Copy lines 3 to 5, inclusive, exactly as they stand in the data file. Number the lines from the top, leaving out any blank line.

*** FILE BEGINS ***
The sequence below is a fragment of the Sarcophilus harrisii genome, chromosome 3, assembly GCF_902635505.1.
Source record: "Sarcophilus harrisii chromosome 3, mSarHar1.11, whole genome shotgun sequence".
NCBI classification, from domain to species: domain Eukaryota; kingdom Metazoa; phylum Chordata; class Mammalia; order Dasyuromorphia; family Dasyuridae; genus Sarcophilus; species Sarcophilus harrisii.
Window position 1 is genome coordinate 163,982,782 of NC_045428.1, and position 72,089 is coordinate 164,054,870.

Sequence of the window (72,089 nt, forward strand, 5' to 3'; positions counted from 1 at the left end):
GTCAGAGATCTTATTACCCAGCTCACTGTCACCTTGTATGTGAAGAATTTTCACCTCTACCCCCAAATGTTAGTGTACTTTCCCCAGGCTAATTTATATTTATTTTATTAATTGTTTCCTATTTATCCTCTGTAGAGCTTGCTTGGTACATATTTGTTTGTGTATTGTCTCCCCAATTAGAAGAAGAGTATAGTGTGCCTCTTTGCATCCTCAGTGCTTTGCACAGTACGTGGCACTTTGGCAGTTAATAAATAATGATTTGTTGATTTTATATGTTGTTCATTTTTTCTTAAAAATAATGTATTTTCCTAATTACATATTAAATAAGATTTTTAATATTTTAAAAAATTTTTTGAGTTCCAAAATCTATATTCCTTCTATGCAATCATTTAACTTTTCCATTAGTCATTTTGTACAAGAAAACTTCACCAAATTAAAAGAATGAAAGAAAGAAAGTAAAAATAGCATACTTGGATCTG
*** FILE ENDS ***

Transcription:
NCBI classification, from domain to species: domain Eukaryota; kingdom Metazoa; phylum Chordata; class Mammalia; order Dasyuromorphia; family Dasyuridae; genus Sarcophilus; species Sarcophilus harrisii.
Window position 1 is genome coordinate 163,982,782 of NC_045428.1, and position 72,089 is coordinate 164,054,870.

Sequence of the window (72,089 nt, forward strand, 5' to 3'; positions counted from 1 at the left end):